I still get questions about writing a programming book, two years after Maximizing ASP.NET
came out. I figure maybe it's time to write a blog post on it so I can
easily field such questions with a little more substance.
Instead of giving advice on whether or not you should do it, let me share my experience and you can decide.
off, consider what your motivation is. It's my opinion that you really
need to want to help people out, and be confident that's what you can
do. Everything should be secondary to that. You probably aren't going
to get rich from doing it.
In my experience, the largest benefit
to me was having that "publication" at the top of my resume. In the
event that you want full-time or high-end consulting work, for me at
least I've been able to write my own ticket. I still need to be
charming in interviews, but a lot of weight comes with that publication.
need to have a fairly clear vision of what you want to write, and where
it will fit in the market. When my book came out, we were on the tail
end of over-saturation with a ton of titles, many of which never sold
that well. If publishers don't see where it can fit, they won't pick up
I started by outlining what I wanted, and writing
the introduction and two chapters. I shopped that around to various
publishers, and was pretty amazed at the responses. Most hilarious was
one publisher, who published a lot of books at the time (I won't say
which one, but you'd be shocked), who told me to come back in five
years when I had more experience. He was outright insulting. The reason
I didn't take it all that personally though was that he couldn't even
spell. There's a difference between "your" and "you're," after all.
That was not someone I wanted to work with.
Addison-Wesley was ultimately the publisher that picked up the project,
after some peer-review that went on for about two or three months. The
idea was to make the project more focused. Imagine that just four years
prior to that, I bought my first ASP 3.0 book by Alex Homer, and now
the guy was among those looking at what I proposed. That was kind of
The thing I screwed up on is not retaining
copyright, but I didn't know any better then. I figured I was lucky
just to get a contract. I was given an advance and fairly healthy
royalty percentage, oddly enough higher than what I remember reading
was average at the time. Unfortunately, even a couple of years later,
it hasn't quite reached the point where it made more than the advance,
but again, that was never the intention for writing the book.
had about six months to write, and I took time off from working to do
it. What a great summer that was. At the same time, I was playing
relentlessly with something called "Whidbey," which we now know as
Visual Studio 2005 and .NET 2.0. Also somewhat amusing now, is that I
was talking about rewriting POP Forums for the new framework version.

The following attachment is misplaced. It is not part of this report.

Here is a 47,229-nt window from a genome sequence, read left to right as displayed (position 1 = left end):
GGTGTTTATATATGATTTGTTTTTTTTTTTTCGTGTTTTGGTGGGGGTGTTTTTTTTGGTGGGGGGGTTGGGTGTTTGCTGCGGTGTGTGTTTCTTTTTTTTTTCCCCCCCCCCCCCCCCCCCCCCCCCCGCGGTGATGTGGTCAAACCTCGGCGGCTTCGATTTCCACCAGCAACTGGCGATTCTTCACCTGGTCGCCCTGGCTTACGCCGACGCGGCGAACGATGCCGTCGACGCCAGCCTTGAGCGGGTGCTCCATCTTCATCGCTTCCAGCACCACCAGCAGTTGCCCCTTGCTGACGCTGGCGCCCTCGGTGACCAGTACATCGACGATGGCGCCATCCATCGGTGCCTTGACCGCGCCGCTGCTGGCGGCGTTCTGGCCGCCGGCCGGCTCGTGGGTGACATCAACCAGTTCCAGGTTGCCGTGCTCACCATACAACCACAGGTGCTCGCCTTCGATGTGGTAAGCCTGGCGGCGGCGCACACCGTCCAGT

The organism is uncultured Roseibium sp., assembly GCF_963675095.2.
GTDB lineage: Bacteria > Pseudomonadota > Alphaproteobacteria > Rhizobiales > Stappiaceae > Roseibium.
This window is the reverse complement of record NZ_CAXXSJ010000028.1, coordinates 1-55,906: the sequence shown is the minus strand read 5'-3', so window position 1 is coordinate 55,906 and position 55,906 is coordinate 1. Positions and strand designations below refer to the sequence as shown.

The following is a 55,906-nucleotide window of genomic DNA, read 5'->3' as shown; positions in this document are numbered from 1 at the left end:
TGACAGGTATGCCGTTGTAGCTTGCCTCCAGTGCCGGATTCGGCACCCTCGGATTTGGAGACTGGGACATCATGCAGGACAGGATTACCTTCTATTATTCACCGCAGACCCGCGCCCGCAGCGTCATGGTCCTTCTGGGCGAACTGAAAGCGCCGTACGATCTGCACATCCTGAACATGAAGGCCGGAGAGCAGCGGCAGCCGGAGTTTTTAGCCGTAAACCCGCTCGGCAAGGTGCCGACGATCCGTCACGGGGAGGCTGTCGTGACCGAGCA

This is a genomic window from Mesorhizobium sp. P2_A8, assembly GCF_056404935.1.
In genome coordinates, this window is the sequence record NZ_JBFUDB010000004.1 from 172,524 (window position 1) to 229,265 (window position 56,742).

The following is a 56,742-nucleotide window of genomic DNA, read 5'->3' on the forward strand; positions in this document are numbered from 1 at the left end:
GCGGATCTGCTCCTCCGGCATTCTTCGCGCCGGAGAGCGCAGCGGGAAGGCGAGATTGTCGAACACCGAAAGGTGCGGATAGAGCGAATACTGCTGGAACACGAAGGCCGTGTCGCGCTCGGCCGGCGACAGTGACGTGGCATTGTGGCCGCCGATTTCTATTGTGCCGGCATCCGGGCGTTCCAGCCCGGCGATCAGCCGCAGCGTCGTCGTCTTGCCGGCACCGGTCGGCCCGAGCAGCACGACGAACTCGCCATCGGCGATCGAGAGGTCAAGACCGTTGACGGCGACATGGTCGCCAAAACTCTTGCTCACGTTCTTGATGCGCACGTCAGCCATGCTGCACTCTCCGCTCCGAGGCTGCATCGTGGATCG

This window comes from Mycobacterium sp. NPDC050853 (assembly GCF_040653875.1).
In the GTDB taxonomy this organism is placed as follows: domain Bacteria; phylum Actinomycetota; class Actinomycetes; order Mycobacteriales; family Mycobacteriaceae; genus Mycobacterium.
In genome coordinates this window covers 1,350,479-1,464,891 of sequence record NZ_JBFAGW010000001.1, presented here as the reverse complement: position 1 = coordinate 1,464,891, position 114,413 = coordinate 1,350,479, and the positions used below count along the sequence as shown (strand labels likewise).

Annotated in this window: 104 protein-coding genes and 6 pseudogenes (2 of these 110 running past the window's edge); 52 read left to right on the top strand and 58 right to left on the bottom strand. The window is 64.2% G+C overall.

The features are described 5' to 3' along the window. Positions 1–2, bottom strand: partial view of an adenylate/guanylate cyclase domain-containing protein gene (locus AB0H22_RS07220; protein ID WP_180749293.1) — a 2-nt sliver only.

Here we are three years later and we're on the verge of the next
release, and no new forum app. Ha!
Writing for a publisher is an
interesting process. First off, copy editors do a marvelous job helping
you make things clear. Granted, I've been writing since college
(double-majored in radio/TV and journalism), so the editing wasn't bad,
but they certainly made me a better writer. Then seeing things laid out
on pages, it was just so surreal. Creating something tangible like that
is a pretty cool experience.
The entire project took about a year
and a half from the time I started pitching in late 2003 to the time it
appeared on shelves in March, 2005. At least for my experience, that
was where the positive experience ended.
The marketing of the
book was very poorly handled. At first they were pitching it at
conferences with architects and experienced people, which were so far
from the target audience that I could only scratch my head. You
should've seen the first draft of the back cover copy. It read like
total marketing B.S. that would've painted me to be a phony. It was
But there were some very shining moments. I got a lot
of e-mail from people who bought the book and sincerely thanked me for
writing it. Regardless of the scope of the audience, it was valued by
some people. It's analogous to my experience coaching volleyball to
girls. If even a few become better, it's worth your trouble.
of my college professors actually sent a copy of the book to me to sign
and send back to him. How crazy is that? One of your mentors suddenly
looks up to you for something.
Inevitably, one of the questions I
get is, "What would you do differently?" As I mentioned, I would've
negotiated to retain the copyright. If I still had it today, I'd give
the book away in PDF form. It's not going to sell much more anyway.
also think about self-publishing. If I were to publish the same book
today on LuLu.com, and price it at $30, I'd make about $20 a copy.
That's ten times what I'd get in royalties through a mainstream
publisher. I wouldn't have the marketing arm or publicity of a major
publisher, but I would only have to sell one-tenth as much to make the
same money. Again, the money wasn't the primary motivator, but my time is still worth something.
wrote the book for the me of several years earlier. I was fortunate in
being able to use the style and teaching that I thought would be
effective. Certainly as time has passed, I have more experience, and
I'm a better code monkey. I could probably write a better book. The
question is, will I?
Hard to say. I think I'd co-write a book if I had the opportunity and was approached, but I don't know that I'd do one solo.
my advice, even though I said I wouldn't give any, is to do it if you
think can. It's a more impressive feat than you might think when you
look back on it.